There is a foolproof recipe for making it rich in modern pseudo-scholarship. The recipe is:
1. Take one dusty old text in a language few people read.
2. Stirring frequently, spin the text until it makes some sensational claim “disproving” a basic tenet of Christianity.
3. Heat in gullible mainstream media oven for as long as it takes to be considered the newest “scholarly discovery.”
4. Serve warmed over.
Now, joining the ranks of the fictional works The Last Temptation of Christ and The DaVinci Code, The Lost Gospel has launched the “shocking” (if unoriginal) claim that Jesus was married to Mary Magdalene and had two children by her.
Here’s a gem-
One of the authors of The Lost Gospel is Simcha Jacobovici, a professional biblical debunker who has made a good career out of fabricating sensational stories and passing them off as scholarship. He is especially famous for his documentary The Lost Tomb of Jesus, which describes the finding of the Talpiot Tomb during a housing construction project, claiming that it was the family tomb of Jesus.
Professor Amos Kloner actually oversaw the archeological work at the Talpiot Tomb when it was discovered in 1980, and wrote the excavation report for the finding. When confronted with Jacobovici’s hypothesis, Kloner said, “I think it is very unserious work. I do scholarly work.” This film “is all nonsense.” He added, “Give me scientific evidence, and I’ll grapple with it. But this is manufactured.”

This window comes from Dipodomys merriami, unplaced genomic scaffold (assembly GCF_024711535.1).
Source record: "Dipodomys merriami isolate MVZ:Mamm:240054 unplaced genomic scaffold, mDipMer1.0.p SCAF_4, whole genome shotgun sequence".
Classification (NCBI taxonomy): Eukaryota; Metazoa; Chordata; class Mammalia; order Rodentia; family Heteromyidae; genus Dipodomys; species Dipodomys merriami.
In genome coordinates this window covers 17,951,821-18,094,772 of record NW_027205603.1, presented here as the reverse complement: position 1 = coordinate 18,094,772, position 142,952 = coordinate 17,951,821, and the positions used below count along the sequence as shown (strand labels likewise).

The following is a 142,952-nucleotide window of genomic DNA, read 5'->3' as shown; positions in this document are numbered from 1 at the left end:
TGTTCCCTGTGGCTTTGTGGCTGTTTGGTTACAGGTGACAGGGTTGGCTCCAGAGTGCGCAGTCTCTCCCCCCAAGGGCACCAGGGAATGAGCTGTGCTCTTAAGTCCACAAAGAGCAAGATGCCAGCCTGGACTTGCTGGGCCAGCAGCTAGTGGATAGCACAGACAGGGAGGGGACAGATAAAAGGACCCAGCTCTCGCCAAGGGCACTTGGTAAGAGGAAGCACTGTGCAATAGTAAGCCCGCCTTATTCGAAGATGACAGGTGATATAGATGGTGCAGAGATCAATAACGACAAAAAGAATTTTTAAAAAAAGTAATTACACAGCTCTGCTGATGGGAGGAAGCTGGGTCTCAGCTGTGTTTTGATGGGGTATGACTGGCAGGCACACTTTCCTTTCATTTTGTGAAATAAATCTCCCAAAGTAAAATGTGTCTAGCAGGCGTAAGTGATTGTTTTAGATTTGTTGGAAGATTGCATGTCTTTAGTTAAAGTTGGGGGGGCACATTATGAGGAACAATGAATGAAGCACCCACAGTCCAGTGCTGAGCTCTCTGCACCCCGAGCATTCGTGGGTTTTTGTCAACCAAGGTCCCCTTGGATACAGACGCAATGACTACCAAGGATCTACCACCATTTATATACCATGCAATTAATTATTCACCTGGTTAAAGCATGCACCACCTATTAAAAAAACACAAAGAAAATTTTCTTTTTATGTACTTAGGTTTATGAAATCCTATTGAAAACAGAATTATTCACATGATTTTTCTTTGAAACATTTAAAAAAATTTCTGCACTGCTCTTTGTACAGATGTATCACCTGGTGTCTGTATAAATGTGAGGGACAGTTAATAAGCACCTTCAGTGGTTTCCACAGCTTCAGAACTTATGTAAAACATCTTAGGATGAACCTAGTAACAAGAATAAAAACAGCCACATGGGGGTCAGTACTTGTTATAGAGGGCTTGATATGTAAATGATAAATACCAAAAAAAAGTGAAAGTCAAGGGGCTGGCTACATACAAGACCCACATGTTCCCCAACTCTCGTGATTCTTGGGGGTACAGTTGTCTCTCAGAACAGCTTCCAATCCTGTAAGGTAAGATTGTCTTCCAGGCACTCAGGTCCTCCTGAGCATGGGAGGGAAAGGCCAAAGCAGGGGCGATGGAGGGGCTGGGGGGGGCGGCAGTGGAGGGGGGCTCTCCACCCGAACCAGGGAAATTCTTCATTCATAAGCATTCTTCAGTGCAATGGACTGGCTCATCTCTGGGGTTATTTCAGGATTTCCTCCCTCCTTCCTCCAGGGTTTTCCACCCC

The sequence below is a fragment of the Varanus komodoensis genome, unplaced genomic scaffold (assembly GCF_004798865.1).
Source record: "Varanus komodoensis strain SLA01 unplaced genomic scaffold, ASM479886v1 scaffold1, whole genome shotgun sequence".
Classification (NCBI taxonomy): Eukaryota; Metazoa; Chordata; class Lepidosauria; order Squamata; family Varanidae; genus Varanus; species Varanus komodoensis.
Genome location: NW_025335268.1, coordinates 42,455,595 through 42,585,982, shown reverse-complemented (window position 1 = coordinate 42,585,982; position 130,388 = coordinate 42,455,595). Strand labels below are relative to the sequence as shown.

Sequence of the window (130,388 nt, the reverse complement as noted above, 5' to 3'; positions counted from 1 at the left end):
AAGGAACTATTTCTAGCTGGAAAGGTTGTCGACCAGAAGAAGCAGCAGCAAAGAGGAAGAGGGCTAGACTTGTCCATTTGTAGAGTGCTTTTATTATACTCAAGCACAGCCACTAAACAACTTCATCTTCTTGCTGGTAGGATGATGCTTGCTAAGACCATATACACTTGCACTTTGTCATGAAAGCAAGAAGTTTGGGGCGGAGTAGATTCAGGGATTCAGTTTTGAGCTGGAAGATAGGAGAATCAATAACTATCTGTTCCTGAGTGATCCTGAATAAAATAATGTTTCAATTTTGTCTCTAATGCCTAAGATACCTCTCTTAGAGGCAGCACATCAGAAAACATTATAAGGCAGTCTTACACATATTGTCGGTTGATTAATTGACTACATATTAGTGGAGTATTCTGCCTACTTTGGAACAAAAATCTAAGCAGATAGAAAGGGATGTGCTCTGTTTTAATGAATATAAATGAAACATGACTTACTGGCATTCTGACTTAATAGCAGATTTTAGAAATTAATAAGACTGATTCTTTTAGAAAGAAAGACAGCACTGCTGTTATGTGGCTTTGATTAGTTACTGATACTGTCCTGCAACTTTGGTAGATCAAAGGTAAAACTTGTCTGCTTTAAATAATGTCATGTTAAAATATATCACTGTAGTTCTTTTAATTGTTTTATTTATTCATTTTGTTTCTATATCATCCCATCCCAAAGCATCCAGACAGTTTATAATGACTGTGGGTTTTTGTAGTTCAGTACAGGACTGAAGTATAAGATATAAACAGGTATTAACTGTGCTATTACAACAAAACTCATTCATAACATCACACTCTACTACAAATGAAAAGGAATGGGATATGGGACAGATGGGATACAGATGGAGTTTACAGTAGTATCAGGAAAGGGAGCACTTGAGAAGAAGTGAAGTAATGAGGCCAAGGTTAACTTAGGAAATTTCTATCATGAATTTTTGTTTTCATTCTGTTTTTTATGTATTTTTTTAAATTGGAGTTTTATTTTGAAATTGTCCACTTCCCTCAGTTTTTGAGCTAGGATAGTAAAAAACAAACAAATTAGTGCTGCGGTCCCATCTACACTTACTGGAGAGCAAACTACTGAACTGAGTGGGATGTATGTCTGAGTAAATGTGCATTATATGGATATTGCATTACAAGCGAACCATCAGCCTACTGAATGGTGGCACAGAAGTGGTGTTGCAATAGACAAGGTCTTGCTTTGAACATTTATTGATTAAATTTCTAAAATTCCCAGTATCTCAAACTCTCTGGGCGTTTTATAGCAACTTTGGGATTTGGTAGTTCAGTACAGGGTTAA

Scholars have reacted with similar disdain for Jacobovici’s latest work, The Lost Gospel. Diarmaid MacCulloch, Professor of the History of the Church at Oxford University, called the theory “the deepest bilge.”
John Wauck, professor of Literature at Rome’s Santa Croce University, told Breitbart News: “Let me get this straight: the host of a Canadian TV show called “The Naked Archeologist” is claiming that a Syriac manuscript from the 6th century AD that never even mentions Jesus Christ or Mary Magdalene somehow proves that they were married … by the Pharaoh, no less … and had kids?” Wauck went on to note that in their approach to this manuscript, “the authors—neither of whom knows Syriac and one who has called the New Testament ‘bloated, biased and unrepresentative’— seem to have relied heavily on their imaginations and produced, not surprisingly, a work of fiction that is hostile to the Christian faith.”
MacCulloch wins the internet with his ‘deepest bilge’ observation, since that’s exactly what it is. And then the relevant question:
So the questions remain: Why do the mainstream media give credence to ridiculous claims that are so easily proven false? Is it laziness or malice or some combination of the two?
That’s the very question that @GMA needs to be asked, as well as CNN and the other news outlets that unwittingly or not give unwarrented credibility to Simcha’s work by giving it publicity.